1/2 cup warm water
1 teaspoon vinegar
1 tablespoon of olive oil, reserved for coating the knishes
- First, caramelize the onions. Preheat a large pan over medium heat, and chop the onions into thin slices. Add the 1 tablespoon of olive oil plus the chopped onions into the pan. Add a pinch of salt and baking powder (the baking powder will help them caramelize faster). Allow to cook until tender and brown, stirring occasionally to prevent from burning. Add water or more oil if the onions become too dry. This should take about 20 minutes (30-40 minutes if you do not add baking powder).
- While the onions are caramelizing, peel and dice the potato into 1 inch pieces. You can either boil or steam the potato. To steam, add your steamer basket to a pot with water at the bottom. Preheat the pot over low/medium heat. Add the potatoes to the steamer basket and cover the pot. To boil, simply add water to a pot on low medium heat, place the potatoes in the water, and cover. Either method will take about 20-30 minutes. Check periodically to see if they are tender. When they are finished, they should mash easily with a fork.
- While the onions and potatoes are cooking, make the sour cream. To make the sour cream, simply add all of the ingredients to the blender and blend until smooth.
- Once all the potatoes and onions are done cooking, place all of the mashed potato ingredients, including the onions and 1/4 cup sour cream that you just made, into a large bowl and mash away with a fork until they are fluffy. It is ok if there are some lumps.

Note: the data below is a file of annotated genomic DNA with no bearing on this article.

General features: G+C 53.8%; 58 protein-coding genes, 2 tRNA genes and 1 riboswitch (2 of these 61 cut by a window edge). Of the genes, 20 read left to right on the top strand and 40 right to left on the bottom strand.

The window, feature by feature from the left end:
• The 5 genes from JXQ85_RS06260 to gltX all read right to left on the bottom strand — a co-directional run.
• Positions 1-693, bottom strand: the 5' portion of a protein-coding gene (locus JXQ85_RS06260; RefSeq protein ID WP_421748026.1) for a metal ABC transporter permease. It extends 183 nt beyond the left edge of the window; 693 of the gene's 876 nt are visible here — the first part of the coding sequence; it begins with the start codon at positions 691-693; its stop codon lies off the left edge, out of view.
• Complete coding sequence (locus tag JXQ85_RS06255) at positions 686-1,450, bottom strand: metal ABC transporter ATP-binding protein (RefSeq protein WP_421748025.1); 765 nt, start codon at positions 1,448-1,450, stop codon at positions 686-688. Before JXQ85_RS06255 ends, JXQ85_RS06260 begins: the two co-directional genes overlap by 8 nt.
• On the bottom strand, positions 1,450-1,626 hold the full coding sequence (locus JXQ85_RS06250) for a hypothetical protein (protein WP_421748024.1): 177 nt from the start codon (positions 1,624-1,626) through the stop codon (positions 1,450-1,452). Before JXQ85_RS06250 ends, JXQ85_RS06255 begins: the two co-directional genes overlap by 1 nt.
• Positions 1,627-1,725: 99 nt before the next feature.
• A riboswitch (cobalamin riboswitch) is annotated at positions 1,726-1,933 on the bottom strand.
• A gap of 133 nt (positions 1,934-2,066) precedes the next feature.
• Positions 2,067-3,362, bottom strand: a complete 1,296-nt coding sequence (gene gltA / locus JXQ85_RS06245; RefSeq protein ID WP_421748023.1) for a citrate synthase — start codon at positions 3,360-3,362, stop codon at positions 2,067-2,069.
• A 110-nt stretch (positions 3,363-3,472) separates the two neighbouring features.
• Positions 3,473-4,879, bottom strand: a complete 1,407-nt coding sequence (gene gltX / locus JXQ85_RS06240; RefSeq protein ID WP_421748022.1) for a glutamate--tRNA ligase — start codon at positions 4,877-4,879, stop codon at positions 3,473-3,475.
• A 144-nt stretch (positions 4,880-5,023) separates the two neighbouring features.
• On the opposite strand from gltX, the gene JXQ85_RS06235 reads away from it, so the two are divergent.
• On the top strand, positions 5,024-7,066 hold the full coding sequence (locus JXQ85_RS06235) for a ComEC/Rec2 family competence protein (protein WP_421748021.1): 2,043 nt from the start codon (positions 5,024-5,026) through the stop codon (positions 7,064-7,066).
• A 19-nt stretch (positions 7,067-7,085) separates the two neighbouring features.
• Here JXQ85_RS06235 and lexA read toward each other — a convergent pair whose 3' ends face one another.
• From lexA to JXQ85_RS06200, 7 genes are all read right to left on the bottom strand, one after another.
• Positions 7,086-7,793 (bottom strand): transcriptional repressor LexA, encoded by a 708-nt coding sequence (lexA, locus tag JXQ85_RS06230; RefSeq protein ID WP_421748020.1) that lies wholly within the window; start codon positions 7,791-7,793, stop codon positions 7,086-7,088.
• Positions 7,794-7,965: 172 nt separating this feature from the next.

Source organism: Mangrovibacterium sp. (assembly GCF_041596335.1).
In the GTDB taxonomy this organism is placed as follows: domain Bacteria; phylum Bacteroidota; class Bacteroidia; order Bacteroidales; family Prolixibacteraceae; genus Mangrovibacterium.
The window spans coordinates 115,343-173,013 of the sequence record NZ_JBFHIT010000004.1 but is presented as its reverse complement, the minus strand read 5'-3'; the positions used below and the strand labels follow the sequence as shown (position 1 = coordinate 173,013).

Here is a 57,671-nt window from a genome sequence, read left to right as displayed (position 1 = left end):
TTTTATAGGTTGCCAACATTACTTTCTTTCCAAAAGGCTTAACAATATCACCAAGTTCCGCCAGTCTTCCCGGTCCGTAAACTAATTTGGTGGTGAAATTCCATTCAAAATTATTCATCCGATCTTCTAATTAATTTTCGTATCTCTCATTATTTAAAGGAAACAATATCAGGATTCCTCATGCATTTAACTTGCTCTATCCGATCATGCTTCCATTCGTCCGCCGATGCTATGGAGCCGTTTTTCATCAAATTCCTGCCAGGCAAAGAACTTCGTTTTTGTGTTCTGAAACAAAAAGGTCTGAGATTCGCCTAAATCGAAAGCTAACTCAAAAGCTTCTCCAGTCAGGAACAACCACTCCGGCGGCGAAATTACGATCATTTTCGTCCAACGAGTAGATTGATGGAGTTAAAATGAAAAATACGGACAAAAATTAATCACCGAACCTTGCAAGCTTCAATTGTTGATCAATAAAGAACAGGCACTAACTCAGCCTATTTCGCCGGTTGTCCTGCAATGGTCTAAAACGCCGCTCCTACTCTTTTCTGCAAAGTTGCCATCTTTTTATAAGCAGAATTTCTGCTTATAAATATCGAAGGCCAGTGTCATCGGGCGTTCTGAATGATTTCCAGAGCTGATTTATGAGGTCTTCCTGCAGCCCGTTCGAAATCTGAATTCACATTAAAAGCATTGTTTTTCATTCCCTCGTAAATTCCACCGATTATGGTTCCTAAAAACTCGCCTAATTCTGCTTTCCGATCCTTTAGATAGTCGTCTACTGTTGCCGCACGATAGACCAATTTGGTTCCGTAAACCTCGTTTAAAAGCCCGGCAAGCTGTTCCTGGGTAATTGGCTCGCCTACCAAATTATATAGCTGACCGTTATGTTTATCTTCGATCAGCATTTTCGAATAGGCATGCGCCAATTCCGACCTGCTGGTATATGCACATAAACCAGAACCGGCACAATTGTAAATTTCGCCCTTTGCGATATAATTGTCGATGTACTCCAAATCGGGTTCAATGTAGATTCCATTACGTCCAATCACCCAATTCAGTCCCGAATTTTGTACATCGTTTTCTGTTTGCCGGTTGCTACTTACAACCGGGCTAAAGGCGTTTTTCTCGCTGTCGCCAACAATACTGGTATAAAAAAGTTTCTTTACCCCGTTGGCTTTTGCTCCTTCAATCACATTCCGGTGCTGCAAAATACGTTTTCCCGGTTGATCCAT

- Now you can work on your dough. Add the dry ingredients to a large bowl. Then, slowly add in the wet ingredients and mix. It should be a smooth, slightly stiff dough.**
- Split your dough into two even pieces. It is ok if they are not exact.
- Preheat your oven to 375 degrees Fahrenheit.
- Place one piece on parchment paper or a nonstick surface and place parchment paper on top of the dough (this is not necessary but it makes rolling easier) and roll out with a rolling pin. You should have something that looks like this:
9. Now, add potatoes onto one side of the dough. Do not spread them out over the whole surface and do not over stuff the dough.
10. Roll up the dough like a big ol’ cigar. Seal the ends as best as you can.
11. It’s time to cut the knishes! Cut the dough into about 1 inch pieces. You do not have to seal the tops, but try to make them as round as possible.
12. Complete steps 8-11 for the second piece of dough. Your knishes should look like this (or perhaps even nicer and more uniform because, unlike me, you are good with small pastries) before they go into the oven:
13. Place the knishes onto a nonstick baking tray. Coat the knishes with a little olive oil or spray oil before putting them in the oven. Bake for 30 minutes, flipping them half way through.
14. Take them out of the oven. Allow to cool for 5 minutes and you have knishes! WOO! Yeah, you rock! Now, take them to your friend’s potluck and knock their socks off.
*I have tried this recipe with both white and yellow potatoes, and I prefer the yellow potatoes.
**If you want to make the dough in advance and refrigerate it, make sure to bring it to room temperature before using it. I find that the dough is better when it is made right before rolling it out.